BWW Review: Mitchell Jarvis Returns To ROCK OF AGES in 10th Anniversary Production
When bookwriter Chris D'Arienzo's 1980s hair-band tuner Rock of Ages moved from Off-Broadway's New World Stages to the Brooks Atkinson Theatre in April of 2009 - with a score made up of classics by Journey, Styx, Asia, Twisted Sister, Bon Jovi, Foreigner and a bunch of others - it was, to this reviewer's recollection, the first Broadway jukebox musical to acknowledge the silliness of jamming hit songs into an unrelated story.
Through self-referencing commentary, some Pirandello-ish antics and a grandly trashy production directed by Kristin Hanggi, Rock of Ages was good, stupid, noisy fun that didn't take itself as anything more than good, stupid, noisy fun. And that was enough for a nearly six year long Broadway run. Not bad for a show that, the author was warned, was sure to close in a week.
The 10th Anniversary Production of Rock of Ages, once again at New World Stages, is a remounting of Hanggi's original, bringing back Kelly Devine's breakneck choreography, Gregory Gale's sexy costumes, Beowulf Boritt's grimy dive bar set and Jason Lyons' concert-inspired lighting.
It also brings back the wonderfully funny and charismatic performance of Mitchell Jarvis, who, while not exactly approaching Yul Brynner in THE KING AND I status yet, has played the musical's acerbically-humored, flamboyantly physical, mullet-topped narrator Lonny over 1,000 times.
Lonny takes us back to "a sexier time; the Reagan era!" We're in Los Angeles - a city that, as we will soon learn, was built on rock and roll - in an old dump of a bar called The Bourbon Room, owned for decades by Lonny's employer, Dennis (lovably grizzled Matt Ban). The Bourbon Room is regarded as a music landmark for being the launching pad for the world-famous band Arsenal, fronted by the well-chiseled, bleached-blonde bundle of self-absorbed testosterone, Stacee Jaxx (PJ Griffith).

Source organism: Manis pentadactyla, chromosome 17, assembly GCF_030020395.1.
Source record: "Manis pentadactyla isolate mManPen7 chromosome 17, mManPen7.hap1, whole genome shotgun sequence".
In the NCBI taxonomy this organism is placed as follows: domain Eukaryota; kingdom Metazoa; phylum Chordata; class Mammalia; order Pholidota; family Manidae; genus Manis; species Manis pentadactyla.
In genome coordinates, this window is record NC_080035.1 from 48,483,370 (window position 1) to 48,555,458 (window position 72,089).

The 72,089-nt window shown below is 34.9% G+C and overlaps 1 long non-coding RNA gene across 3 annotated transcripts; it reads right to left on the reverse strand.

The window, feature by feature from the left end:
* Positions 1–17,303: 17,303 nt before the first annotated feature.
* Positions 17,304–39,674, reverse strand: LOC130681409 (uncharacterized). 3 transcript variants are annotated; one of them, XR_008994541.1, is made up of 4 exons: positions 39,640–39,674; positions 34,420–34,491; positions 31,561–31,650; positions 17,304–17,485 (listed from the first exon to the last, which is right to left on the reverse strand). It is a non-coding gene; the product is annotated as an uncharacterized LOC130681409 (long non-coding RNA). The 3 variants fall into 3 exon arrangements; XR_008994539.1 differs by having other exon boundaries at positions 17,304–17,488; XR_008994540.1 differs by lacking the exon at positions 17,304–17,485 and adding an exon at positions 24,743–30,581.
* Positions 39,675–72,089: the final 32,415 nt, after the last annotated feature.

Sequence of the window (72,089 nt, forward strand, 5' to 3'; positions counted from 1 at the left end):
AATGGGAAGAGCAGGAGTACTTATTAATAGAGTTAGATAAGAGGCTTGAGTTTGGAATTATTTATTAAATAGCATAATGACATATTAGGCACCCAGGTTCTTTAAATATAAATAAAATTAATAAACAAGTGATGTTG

The admittedly thin love story matches Drew (CJ Eldred), a young songwriting janitor with dreams of rock stardom, with new-in-town wannabe actress Sherrie (Kirsten Scott). Their romance hits the skids when Drew uses the f-word (friends) on their first date.
Meanwhile, German real estate developer Hertz (Tom Galantich) wants to pave paradise and put up a parking lot. (Oops! Wrong decade. I mean he wants to tear down the club and build a mall or something.) He faces opposition from city planner Regina (Tiffany Engen), who doesn't intend to take it anymore. (Song cue!) While leading protest marches, she strikes up a friendship with Hertz's shy son Franz (Justin Colombo), who just wants to go back home and open a confectionery store.
ROCK OF AGES has grown on this reviewer since his admiring, but not especially enthused review of the original production. Despite the occasional crudeness, there's a sweet innocent to the proceedings and the brash showbiz attitude emitted by the talented company is certainly infectious. Check your brain at the door and have a blast.